San-Lee Park makes website's list of state's, nation's best campgrounds

May. 08, 2013 @ 09:41 PM

Many of the locations named on's "Best U.S. Campgrounds" list would be no surprise to most Americans — among them Yosemite Valley, Calif., Asheville, N.C. and Pig Pine Key, Fla.

But the site ranked number 29 of 100, Sanford's San-Lee Park, even caught San-Lee's Ranger Steve Godfrey off guard.    

"I said, 'oh, my gosh,'" Godfrey recalled of learning about the listing "I've been here 28 years, and that was a pleasant surprise. ... That just makes everything worthwhile."

Besides making the national list, San-Lee placed seventh on the site's list of the best North Carolina camping spots. See the full list for North Carolina at and the U.S. at

The Georgia-based website, an information source for campers, bikers and other outdoor enthusiasts, features its rankings each spring, said founder Jeff Barber. They are ongoing, he added, and based on information collected over several years.

Factors contributing to the list, Barber explained, include member rankings of campgrounds on a five-point scale, as well as "wish lists" that site users can create of places they would like to visit and a "my campgrounds" list where campers can keep track of places they've stayed.  

San-Lee's appearance on both the state and national lists, according to Barber, "says a couple of things."

"Obviously, it's a great place to camp," Barber said, "It's also accessible."

Figuring prominently in the rankings are activities at the sites, Barber said, adding, "There need to be good trails — something that gets people in the park and wanting to spend the night there."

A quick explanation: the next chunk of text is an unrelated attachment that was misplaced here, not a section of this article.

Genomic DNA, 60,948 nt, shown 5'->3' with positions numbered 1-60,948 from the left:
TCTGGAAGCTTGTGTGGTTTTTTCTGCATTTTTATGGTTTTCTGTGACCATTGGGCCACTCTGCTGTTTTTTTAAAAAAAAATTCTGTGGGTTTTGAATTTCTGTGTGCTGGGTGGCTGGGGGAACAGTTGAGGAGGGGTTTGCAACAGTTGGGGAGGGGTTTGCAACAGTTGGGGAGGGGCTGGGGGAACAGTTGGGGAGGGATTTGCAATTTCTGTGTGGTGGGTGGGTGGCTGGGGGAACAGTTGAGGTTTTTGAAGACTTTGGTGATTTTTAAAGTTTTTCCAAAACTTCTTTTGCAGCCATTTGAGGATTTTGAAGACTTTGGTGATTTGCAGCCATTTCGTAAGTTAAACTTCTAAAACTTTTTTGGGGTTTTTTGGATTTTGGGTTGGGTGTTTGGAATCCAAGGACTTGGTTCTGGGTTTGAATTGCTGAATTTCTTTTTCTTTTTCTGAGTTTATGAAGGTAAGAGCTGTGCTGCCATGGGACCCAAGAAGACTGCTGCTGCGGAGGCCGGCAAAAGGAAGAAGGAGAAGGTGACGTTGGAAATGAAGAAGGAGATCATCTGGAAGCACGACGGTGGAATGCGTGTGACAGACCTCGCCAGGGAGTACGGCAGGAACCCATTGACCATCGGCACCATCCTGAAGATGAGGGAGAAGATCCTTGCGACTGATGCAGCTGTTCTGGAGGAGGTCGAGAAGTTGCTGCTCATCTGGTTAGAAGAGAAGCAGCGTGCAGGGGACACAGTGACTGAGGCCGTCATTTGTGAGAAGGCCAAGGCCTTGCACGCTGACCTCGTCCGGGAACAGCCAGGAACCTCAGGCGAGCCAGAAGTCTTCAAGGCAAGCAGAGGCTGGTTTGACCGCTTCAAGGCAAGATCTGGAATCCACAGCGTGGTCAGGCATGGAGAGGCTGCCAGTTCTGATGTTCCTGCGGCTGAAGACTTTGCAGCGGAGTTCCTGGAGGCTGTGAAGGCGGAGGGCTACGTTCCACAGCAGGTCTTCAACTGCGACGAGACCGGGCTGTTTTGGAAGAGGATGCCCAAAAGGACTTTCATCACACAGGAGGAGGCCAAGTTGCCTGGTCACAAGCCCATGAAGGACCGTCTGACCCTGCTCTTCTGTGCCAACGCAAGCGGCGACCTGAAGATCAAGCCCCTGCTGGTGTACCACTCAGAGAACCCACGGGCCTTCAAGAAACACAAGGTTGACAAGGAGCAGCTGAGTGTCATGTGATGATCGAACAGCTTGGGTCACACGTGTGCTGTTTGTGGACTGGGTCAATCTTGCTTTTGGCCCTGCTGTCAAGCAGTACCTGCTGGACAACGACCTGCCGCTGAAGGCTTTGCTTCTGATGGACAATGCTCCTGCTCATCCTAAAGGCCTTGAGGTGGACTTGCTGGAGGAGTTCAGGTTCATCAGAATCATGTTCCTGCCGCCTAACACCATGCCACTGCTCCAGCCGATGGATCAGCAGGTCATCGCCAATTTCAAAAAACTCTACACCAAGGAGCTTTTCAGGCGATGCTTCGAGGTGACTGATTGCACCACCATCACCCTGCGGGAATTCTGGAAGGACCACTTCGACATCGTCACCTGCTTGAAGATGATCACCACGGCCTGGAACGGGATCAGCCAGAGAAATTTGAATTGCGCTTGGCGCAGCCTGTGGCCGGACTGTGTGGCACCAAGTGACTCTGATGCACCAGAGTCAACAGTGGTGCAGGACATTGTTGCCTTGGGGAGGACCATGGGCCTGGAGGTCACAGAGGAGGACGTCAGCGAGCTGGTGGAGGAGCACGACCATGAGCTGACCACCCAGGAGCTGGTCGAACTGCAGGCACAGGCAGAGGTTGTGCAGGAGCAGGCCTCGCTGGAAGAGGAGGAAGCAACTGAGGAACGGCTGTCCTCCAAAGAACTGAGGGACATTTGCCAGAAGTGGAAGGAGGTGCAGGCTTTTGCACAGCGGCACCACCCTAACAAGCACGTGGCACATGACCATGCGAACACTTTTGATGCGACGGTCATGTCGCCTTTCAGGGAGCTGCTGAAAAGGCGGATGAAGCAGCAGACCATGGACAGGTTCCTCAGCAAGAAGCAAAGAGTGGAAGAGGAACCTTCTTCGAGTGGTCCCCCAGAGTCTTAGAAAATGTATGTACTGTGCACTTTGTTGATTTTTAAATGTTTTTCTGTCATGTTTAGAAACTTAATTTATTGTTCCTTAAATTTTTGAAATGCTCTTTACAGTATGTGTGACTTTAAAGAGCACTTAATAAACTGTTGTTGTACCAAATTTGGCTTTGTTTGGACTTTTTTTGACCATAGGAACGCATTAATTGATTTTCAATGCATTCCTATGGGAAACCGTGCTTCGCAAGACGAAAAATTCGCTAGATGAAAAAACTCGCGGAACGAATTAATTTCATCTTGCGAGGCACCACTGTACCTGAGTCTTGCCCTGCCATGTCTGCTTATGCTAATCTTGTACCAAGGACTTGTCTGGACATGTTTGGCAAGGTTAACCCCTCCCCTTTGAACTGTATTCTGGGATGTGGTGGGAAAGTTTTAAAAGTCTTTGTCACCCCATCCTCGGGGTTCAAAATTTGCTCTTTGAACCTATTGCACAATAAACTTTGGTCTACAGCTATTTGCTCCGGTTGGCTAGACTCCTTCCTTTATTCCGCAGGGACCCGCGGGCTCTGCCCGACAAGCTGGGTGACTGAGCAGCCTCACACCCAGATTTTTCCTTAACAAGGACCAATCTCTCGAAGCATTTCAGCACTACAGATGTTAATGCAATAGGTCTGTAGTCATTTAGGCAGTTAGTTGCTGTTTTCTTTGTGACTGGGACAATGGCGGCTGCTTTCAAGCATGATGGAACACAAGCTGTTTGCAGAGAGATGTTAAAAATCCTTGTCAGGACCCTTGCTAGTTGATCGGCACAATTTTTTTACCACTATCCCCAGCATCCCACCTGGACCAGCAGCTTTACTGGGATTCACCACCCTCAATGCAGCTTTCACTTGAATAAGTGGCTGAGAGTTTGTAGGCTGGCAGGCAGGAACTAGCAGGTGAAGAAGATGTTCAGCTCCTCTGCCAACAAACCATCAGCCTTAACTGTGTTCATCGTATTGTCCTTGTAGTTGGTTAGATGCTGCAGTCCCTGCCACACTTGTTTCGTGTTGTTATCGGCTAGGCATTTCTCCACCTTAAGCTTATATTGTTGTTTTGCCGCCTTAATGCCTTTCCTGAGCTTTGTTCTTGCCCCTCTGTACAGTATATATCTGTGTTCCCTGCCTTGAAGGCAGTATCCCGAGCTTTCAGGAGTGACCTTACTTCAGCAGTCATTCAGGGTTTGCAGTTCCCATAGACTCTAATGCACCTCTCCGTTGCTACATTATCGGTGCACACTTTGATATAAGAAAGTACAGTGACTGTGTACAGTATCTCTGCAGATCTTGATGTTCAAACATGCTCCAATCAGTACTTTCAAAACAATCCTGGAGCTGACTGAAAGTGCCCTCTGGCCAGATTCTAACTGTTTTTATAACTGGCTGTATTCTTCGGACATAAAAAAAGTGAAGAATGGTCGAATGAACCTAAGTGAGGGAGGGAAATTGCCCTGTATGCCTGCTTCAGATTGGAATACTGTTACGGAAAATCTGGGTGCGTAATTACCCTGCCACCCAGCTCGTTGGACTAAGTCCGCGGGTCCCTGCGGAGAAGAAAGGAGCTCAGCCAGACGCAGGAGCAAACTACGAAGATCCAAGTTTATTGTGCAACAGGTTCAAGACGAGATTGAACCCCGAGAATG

At San-Lee, "There are a lot of things folks can do without spending money," said Lee County Parks and Recreation Director John Payne. The park, located at 572 Pumping Station Road in Sanford, offers visitors 12 miles of mountain-biking trails, five miles of hiking trails and two lakes stocked with fish. Many have even mistakenly thought San-Lee was a state park, Payne said.

"It's unique," he said. "There are a lot of unique features about it." Despite its being squarely situated in Central Carolina, Payne added, "You get to San-Lee Park, and you think you are in the mountains."

Specifically for campers, Godfrey said, "There are only 10 sites, but they're big sites." Those staying at the park have access to amenities like hot showers, a nature center, a playground and picnic facilities.

In addition, the ranger said, he and his staff of mostly high school students take pride in ensuring the park is both clean and secure.

"We keep it well looked after, and people with families sure do appreciate it" Godfrey said. "We try to treat you just as if you're coming to our house, and we try to make you feel welcome. If you feel at home and feel safe, you'll come back again."

Western Harnett student Clay Vaughan, 17, has been visiting and helping out at San Lee since he was 4 — and he's still impressed by the park.

"This place is just phenomenal; we're so small, but there is so much to see in this 193-acre park," Vaughan said. "I've always enjoyed coming out here."

For those planning an overnight visit, Godfrey recommends they call him a day in advance and let him know they're coming. Campers can reach the ranger at the park at (919) 776-6221 or on his cell phone at (919) 776-9138. To learn more about San- Lee, see